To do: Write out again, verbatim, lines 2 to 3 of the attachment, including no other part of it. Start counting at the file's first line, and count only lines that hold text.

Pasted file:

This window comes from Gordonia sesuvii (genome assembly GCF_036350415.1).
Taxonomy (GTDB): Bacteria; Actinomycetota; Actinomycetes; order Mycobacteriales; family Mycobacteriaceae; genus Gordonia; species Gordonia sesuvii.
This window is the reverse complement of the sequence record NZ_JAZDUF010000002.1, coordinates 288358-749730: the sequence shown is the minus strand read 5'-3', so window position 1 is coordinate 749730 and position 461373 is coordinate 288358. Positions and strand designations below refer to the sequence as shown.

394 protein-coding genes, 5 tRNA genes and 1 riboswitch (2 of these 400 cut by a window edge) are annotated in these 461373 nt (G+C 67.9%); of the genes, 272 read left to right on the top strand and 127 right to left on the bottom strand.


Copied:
Taxonomy (GTDB): Bacteria; Actinomycetota; Actinomycetes; order Mycobacteriales; family Mycobacteriaceae; genus Gordonia; species Gordonia sesuvii.
This window is the reverse complement of the sequence record NZ_JAZDUF010000002.1, coordinates 288358-749730: the sequence shown is the minus strand read 5'-3', so window position 1 is coordinate 749730 and position 461373 is coordinate 288358. Positions and strand designations below refer to the sequence as shown.